NASA leaders raise fears of secret polling stations

Opposition has sparked a new war with IEBC over polling stations

The Opposition has sparked a fresh war with the Independent Electoral and Boundaries Commission (IEBC) with claims that there is a plan to manipulate elections results through secret polling stations that are yet to be declared.

The National Super Alliance (NASA) has accused the electoral commission of not being clear on the exact number of polling stations despite making numerous inquiries.

But in a rejoinder the IEBC said it had finalised the list of polling centres which it placed at 40,800. The IEBC on Tuesday indicated that there were 41,000 polling stations when it released the final number of voters which it placed at 19,611,423.

Saturday the commission sought to dispel fears that may arise from NASA’s new claims.

“Consider the openness around the register of voters. We kept giving figures right from registration. We had a one month verification exercise where people came to check if their finger prints matched their registration details,” said IEBC’s communications manager Andrew Limo.

“It worked well. Now we have inspection using SMS and online,” he said.

ALSO READ:

NASA lays out strategy to bag Rift Valley votes

ALSO READ:

NASA lays out strategy to bag Rift Valley votes

However, NASA’s presidential running mate Kalonzo Musyoka said they had not been provided with the exact number of polling stations. This, he noted, made planning for the elections quite difficult, especially because the figures provided by the electoral agency kept shifting. Without offering proof, Kalonzo sensationally claimed the government was planning to create mayhem in opposition strongholds by illegally increasing the Jubilee vote tally.

“Voting in secret polling stations are some of the strategies that have been developed to manipulate the outcome of the August poll,” he claimed.

NASA has made similar claims previously but they have been chided by their rivals who have reiterated that claims of rigging were proffered by an opposition that was already sensing defeat. Among the complaints by NASA is the award of a tender to a Dubai-based firm Al Ghurair Printing and Publishing Company was part of the rigging process.

However, Jubilee Party vice chairman David Murathe said NASA was changing goal posts every day because it was running scared of defeat in the August polls. “We know they are worried of defeat and now they are using every possible gimmick so that when they lose, they will protest,” said Murathe.

He added: “They want to precipitate a political crisis through their allegations so that they get half of the government. We will remain firm that the elections must be held on August 8 and whoever loses should be ready to accept defeat because we want a united country beyond the polls,” said Murathe.

Apart from the replacement of IEBC commissioners NASA through its protests has managed to force an audit of the voter register and recently had its way when the Court of Appeal ruled that the results of vote tallying at the constituency level would be final.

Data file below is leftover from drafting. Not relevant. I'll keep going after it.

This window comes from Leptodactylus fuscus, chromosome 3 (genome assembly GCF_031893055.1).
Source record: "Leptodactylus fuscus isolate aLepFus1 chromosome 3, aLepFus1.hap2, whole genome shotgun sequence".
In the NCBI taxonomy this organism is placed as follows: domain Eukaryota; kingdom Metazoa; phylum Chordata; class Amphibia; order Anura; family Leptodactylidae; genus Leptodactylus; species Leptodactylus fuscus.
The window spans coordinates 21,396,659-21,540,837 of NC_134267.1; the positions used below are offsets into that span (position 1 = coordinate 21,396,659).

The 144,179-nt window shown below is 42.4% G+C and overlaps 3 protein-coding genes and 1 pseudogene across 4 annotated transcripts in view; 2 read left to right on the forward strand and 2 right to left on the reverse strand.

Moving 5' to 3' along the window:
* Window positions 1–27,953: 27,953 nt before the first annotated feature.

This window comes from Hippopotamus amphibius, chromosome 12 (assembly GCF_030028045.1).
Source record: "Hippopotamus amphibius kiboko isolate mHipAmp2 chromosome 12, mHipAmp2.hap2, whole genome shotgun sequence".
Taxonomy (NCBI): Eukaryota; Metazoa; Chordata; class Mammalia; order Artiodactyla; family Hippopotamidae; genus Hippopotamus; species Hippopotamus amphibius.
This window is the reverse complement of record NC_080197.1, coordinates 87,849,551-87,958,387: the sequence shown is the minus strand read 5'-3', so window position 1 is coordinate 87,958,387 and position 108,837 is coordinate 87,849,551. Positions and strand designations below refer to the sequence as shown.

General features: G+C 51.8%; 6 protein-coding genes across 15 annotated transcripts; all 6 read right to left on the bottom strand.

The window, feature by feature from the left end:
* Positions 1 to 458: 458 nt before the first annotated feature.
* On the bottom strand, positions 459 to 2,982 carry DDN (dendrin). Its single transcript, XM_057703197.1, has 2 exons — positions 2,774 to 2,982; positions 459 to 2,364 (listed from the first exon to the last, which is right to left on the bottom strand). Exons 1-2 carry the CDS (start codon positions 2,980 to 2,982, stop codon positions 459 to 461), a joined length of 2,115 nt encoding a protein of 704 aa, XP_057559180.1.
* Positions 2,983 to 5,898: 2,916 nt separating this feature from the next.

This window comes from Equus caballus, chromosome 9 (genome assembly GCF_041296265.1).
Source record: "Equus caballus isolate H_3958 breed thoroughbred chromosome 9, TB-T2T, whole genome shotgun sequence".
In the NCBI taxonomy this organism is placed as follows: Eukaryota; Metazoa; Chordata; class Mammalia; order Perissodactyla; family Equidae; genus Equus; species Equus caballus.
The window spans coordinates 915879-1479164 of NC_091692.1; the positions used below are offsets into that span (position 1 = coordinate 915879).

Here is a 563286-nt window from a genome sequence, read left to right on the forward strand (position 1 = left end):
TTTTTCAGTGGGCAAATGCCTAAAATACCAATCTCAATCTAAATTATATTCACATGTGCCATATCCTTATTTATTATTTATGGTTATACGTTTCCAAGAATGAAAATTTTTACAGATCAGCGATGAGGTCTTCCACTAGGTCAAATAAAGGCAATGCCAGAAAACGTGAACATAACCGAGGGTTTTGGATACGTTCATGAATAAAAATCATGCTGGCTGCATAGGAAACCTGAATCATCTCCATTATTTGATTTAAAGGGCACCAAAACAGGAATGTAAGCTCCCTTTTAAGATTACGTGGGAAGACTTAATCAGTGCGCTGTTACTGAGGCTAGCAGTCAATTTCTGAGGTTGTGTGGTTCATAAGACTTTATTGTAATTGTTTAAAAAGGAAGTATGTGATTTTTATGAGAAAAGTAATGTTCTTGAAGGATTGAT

Tallying centre

ALSO READ:

State rolls out security plan for 20 poll chaos hot spots

The Opposition has questioned the sealing of the Bomas of Kenya which will be IEBC’s tallying centre during the elections. Saturday Kalonzo criticised the securing of the Bomas of Kenya venue.

“We are asking them to remove the underground cables that were used last time to rig the elections by linking the national tally and the TNA tallying centre at the Catholic University through the Kencall,” said Kalonzo

Kalonzo Saturday criticised IEBC for failing to post online the list of polling stations alongside the list of voters as required by the law. “We have read a lot in their plans. IEBC does not respect the law and it seems to be deliberately doing things as it wants forgetting that there rules to be followed,” he said.

However, Saturday the IEBC said it had developed a process to ensure that there is a free and fair election. “We will run a process that ensures fairness to all. Technology is not even our biggest strength. The integrity, professionalism and values of the people working on the election is the untold success story,” said Limo.

“If there is anyone with mischief it is not the preserve of our clients, the political parties to agonise over it. The Commission is an interested party in the quest for identifying and punishing electoral malpractices, if any,” he assured.

Senate Majority Leader Kithure Kindiki said recently: “Every time the Opposition feels the heat is too much, it resorts to intimidation and violence. The same NASA forced us to replace IEBC commissioners.”

He went on: “As Jubilee, we acceded to their wish because we wanted to avoid loss of lives. The same NASA is now intimidating IEBC and the Judiciary.”

And speaking in Makueni Jubilee leaders steered clear of the debate and instead urged the Opposition to tell Kenyans what they have to offer instead of crying wolf over non-issues.

“Instead of Opposition leaders hurling insults at us, they should sell their agenda to Kenyans because they have nothing to show the voters in terms of development,” President Uhuru Kenyatta told a rally at Matiliku market. Saturday Kalonzo said the government was planning to use the security machinery to intimidate voters in opposition strongholds and create voter apathy.

“A Jubilee-triggered conflict may lead to dispersal of voters…for security reasons. IEBC must give a brief on security deployment and publicise guidelines on the conduct of security personnel at the polling centres,” said Kalonzo.

Homa Bay’s tourism gems lie hidden due to lack of marketing

Kenya Ports Authority defends SGR’s economic impact